In the 1990s, the two cities began a joint planning effort to launch what was then called the Arlington-Marysville Industrial Manufacturing Center.

Setting aside their differences, both cities discovered they needed each other. Marysville benefited from Arlington’s business and manufacturing savvy. Arm-in-arm with Marysville, Arlington enjoyed the enhanced political clout, officials said.

Local business and property owners were consulted. Public workshops, surveys and interviews kept them in the loop, city officials said.

Except for Arlington airport, most of the Cascade Industrial Center is owned by private landowners. It is the largest stretch of undeveloped industrial land in Western Washington, local officials say.

In 2008, the corridor was zoned for light industrial and commercial use. In 2019, the Puget Sound Regional Council designated it a Manufacturing/Industrial Center, meaning more federal money for transportation projects

A partnership with the Port of Everett followed. The agreement gave the industrial and manufacturing hub, by now renamed the Cascade Industrial Center, access to the port’s economic tools and job creation know-how.

“Without the strong support of local leaders and everyone’s willingness to work together for a common good, we would not be seeing such strong success there,” Snohomish County Executive Dave Somers said.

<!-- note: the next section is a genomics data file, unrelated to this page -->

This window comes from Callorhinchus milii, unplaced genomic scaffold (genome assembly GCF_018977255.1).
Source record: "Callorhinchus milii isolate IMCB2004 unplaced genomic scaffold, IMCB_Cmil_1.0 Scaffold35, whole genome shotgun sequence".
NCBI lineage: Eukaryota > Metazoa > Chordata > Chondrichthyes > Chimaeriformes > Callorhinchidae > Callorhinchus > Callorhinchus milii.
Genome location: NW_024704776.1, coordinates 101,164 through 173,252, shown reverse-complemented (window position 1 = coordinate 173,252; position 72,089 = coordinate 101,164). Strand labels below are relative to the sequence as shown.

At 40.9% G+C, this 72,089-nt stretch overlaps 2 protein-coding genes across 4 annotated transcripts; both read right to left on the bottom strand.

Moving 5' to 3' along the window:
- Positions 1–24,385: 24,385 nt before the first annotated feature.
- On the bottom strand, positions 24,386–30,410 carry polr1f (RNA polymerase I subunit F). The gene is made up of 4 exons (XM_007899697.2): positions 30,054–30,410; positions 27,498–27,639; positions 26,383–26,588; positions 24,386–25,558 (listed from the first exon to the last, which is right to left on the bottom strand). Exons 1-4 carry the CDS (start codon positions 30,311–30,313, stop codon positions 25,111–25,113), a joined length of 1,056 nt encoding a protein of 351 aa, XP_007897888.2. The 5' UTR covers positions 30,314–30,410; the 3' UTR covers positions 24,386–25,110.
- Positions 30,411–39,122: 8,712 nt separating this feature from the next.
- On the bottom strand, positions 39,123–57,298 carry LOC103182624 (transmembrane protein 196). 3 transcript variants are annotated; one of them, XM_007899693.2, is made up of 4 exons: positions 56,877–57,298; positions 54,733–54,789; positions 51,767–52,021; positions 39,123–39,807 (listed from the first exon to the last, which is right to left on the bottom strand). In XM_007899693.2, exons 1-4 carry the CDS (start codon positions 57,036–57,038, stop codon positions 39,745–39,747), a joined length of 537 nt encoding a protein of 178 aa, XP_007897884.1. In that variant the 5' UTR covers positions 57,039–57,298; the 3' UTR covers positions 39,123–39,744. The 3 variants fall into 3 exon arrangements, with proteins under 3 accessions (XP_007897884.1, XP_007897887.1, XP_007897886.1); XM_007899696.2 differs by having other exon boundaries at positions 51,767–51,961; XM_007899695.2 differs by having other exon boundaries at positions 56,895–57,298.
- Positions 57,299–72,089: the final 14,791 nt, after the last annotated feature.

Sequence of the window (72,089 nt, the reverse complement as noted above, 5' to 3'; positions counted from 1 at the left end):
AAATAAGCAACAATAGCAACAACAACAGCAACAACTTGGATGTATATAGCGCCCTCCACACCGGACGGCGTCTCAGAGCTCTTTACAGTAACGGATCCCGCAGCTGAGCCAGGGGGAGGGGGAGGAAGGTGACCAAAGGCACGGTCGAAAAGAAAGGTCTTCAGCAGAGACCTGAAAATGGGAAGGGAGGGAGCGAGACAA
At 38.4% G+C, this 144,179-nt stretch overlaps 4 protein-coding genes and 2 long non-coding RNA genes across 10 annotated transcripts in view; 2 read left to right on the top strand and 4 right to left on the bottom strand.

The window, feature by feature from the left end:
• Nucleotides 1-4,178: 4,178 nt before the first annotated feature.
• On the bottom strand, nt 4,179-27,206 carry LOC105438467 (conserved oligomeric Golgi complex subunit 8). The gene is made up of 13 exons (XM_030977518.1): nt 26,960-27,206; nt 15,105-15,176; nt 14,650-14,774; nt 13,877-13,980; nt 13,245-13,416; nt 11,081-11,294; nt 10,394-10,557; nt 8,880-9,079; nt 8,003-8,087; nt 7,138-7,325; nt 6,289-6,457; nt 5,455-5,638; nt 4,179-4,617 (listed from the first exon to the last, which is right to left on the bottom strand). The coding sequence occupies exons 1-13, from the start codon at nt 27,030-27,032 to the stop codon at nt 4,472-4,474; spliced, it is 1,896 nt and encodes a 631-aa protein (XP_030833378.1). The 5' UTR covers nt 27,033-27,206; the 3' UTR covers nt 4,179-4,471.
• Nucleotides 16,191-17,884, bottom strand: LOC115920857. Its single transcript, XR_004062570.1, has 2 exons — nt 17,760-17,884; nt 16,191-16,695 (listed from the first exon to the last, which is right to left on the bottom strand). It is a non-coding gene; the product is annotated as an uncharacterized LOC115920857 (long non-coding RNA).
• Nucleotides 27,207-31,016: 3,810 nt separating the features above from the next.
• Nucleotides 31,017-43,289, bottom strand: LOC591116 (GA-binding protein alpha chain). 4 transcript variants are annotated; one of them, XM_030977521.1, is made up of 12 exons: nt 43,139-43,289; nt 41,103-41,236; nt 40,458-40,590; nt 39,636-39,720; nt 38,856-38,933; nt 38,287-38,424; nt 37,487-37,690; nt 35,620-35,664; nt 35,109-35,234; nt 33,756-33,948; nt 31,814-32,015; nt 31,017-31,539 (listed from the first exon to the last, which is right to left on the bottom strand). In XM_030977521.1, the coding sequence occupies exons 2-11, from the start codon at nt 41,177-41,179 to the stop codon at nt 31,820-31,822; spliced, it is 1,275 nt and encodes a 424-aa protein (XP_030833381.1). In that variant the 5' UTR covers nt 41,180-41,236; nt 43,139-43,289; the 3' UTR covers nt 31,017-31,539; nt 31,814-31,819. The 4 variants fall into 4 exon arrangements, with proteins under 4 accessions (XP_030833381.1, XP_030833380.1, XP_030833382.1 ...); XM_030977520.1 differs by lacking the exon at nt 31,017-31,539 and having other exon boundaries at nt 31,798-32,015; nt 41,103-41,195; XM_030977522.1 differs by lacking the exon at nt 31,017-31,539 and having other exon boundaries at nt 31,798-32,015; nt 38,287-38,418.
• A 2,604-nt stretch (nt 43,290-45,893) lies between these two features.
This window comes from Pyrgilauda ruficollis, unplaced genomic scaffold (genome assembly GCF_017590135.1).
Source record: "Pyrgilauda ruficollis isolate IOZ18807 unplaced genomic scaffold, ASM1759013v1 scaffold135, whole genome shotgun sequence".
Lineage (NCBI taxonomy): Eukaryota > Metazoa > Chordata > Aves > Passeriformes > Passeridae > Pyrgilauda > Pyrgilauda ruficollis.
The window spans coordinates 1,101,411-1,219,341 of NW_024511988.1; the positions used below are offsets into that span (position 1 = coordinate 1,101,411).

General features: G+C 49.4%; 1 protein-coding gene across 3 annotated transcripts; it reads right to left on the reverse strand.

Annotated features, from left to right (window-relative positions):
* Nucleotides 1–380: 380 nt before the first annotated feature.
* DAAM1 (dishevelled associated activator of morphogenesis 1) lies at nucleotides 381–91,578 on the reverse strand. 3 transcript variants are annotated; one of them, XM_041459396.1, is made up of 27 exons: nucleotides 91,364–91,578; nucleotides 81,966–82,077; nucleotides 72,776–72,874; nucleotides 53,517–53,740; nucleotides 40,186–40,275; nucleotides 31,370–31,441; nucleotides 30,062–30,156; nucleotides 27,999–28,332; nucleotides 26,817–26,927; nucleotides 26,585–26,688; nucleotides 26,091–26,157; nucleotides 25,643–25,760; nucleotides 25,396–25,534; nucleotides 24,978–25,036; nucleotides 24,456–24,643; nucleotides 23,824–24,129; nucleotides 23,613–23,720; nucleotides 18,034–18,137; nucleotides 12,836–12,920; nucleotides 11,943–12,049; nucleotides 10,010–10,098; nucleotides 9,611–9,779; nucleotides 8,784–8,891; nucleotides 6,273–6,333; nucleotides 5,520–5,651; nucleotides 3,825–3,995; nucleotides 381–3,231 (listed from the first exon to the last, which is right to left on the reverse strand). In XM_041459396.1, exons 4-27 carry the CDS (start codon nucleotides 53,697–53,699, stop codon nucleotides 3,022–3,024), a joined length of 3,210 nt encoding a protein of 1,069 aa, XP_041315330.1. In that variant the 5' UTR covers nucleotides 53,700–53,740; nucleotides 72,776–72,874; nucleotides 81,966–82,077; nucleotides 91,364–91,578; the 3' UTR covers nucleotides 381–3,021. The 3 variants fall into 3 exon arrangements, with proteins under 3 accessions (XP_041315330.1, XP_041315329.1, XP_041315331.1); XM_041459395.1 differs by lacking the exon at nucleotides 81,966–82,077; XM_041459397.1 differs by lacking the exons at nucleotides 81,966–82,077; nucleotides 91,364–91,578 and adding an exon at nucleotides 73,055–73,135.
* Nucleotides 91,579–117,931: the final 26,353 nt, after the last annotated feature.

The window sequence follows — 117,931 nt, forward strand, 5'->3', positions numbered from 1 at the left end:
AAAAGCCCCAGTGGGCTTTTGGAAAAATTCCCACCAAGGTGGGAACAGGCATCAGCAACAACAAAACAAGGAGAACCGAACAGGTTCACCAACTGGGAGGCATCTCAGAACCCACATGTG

Marysville Mayor Jon Nehring speaks about the Cascade Industrial Center earning the Governor’s Smart Communities Award on Tuesday, Jan. 16, 2024 in Marysville, Washington. (Olivia Vanni / The Herald)

Marysville Mayor Jon Nehring speaks about the Cascade Industrial Center earning the Governor’s Smart Communities Award on Tuesday, Jan. 16, 2024 in Marysville, Washington. (Olivia Vanni / The Herald)

Thirty years ago and now, Marysville and parts of Arlington are bedroom communities, home to thousands of people who travel down I-5 and I-405 to get to their jobs, Nehring said.

Attracting family-wage jobs is a priority.

“When a new company opens, it gives residents an opportunity to work closer to home,” Nehring said. “It’s good for everyone.”

Creating the industrial center was a leap of faith for both communities, Hirashima said.

“There was a lot of second-guessing as to whether this was the right idea,” she said. “They had a goal of creating jobs. They stuck to it and stayed the course.”

Janice Podsada: 425-339-3097; jpodsada@heraldnet.com; Twitter: @JanicePods.